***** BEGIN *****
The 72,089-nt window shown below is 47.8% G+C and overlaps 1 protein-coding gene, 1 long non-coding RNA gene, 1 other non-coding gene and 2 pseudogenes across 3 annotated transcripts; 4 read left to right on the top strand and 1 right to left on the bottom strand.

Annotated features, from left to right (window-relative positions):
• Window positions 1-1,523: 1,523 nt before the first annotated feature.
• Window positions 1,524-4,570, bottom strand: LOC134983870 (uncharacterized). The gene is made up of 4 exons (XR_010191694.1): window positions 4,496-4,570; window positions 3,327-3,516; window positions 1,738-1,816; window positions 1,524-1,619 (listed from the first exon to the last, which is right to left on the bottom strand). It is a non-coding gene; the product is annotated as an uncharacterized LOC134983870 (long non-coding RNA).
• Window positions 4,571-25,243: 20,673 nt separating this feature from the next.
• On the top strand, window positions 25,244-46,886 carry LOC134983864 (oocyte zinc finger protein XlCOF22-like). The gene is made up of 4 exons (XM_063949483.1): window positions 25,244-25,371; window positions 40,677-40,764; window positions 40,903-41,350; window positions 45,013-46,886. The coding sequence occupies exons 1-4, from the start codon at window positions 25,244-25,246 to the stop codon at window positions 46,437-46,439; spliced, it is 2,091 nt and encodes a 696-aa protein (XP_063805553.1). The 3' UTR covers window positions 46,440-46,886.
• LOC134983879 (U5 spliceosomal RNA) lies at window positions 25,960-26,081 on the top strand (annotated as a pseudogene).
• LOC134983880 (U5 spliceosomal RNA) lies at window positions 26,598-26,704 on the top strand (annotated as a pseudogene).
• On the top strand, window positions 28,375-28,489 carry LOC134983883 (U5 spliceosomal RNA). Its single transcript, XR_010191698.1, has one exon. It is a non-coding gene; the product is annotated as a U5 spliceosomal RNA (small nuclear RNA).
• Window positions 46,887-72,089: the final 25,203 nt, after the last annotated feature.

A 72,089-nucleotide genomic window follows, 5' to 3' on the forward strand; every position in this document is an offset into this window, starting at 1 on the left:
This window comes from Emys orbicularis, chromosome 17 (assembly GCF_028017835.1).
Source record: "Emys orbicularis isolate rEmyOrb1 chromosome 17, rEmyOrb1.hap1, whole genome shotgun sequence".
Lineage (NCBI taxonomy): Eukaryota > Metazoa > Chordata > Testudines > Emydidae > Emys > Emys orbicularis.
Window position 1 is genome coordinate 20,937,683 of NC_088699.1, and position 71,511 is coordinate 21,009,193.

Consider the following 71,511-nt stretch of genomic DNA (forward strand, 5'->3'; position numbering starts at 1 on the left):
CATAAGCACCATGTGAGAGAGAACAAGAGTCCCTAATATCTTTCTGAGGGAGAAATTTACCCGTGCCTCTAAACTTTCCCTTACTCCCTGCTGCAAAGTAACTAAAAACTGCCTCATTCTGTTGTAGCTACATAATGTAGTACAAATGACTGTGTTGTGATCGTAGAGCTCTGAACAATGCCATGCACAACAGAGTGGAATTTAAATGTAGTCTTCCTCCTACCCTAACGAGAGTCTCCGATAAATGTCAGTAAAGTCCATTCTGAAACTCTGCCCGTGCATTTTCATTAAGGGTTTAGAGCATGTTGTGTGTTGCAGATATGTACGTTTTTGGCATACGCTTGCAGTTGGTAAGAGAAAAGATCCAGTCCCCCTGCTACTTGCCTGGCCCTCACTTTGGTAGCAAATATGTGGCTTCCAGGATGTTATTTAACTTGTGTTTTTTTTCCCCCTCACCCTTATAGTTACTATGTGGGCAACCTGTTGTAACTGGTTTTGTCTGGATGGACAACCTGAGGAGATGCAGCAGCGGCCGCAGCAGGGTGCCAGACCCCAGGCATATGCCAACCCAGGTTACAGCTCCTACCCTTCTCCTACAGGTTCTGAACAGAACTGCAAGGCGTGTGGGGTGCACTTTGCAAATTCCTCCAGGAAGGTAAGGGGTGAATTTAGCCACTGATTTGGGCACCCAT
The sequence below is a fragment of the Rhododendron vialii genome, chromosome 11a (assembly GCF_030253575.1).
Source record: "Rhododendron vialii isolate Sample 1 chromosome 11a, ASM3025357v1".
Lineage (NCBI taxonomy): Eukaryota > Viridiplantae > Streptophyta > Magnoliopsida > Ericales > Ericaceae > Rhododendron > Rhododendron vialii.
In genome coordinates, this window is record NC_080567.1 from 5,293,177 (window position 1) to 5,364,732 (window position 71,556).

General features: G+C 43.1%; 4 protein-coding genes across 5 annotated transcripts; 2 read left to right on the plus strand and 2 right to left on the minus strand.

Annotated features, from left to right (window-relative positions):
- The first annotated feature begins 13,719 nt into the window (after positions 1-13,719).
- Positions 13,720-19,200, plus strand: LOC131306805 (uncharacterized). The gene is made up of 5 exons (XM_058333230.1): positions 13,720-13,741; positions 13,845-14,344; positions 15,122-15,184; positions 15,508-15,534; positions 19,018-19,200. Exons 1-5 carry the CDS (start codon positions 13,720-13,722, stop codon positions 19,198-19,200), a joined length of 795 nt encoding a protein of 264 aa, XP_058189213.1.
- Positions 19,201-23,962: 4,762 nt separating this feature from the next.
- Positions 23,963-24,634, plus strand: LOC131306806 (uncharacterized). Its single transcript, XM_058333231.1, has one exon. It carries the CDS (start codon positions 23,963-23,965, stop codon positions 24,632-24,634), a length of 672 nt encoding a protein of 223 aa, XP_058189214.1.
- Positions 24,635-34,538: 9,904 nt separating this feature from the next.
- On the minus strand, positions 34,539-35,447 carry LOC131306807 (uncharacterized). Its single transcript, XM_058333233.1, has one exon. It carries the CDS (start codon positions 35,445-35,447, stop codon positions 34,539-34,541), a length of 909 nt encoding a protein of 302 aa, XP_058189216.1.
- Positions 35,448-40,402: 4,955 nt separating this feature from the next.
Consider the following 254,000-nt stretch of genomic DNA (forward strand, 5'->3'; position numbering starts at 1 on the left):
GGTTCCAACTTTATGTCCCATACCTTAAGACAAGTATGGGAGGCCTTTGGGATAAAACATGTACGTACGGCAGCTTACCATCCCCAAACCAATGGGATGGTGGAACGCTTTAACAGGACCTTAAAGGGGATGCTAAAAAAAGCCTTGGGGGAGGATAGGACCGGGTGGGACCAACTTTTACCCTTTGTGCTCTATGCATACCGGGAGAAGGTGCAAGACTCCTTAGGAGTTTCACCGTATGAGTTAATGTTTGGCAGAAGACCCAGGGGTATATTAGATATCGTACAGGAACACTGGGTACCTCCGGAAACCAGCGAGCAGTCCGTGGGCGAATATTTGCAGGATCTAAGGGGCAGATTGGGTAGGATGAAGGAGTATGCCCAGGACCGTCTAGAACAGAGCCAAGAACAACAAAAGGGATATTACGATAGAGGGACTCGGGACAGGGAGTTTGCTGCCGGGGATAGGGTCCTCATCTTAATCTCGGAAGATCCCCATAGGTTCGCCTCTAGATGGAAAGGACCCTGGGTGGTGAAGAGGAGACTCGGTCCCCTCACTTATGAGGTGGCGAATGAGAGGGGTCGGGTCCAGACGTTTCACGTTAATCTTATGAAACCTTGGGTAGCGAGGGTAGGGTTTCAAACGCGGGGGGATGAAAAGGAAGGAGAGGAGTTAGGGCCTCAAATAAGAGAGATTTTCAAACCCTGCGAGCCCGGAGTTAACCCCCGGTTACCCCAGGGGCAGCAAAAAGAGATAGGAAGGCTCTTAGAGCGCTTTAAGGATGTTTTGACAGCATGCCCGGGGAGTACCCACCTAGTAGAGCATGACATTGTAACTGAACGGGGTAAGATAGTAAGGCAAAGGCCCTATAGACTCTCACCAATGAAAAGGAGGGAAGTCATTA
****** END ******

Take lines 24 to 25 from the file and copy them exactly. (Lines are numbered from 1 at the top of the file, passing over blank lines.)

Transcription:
- The first annotated feature begins 13,719 nt into the window (after positions 1-13,719).
- Positions 13,720-19,200, plus strand: LOC131306805 (uncharacterized). The gene is made up of 5 exons (XM_058333230.1): positions 13,720-13,741; positions 13,845-14,344; positions 15,122-15,184; positions 15,508-15,534; positions 19,018-19,200. Exons 1-5 carry the CDS (start codon positions 13,720-13,722, stop codon positions 19,198-19,200), a joined length of 795 nt encoding a protein of 264 aa, XP_058189213.1.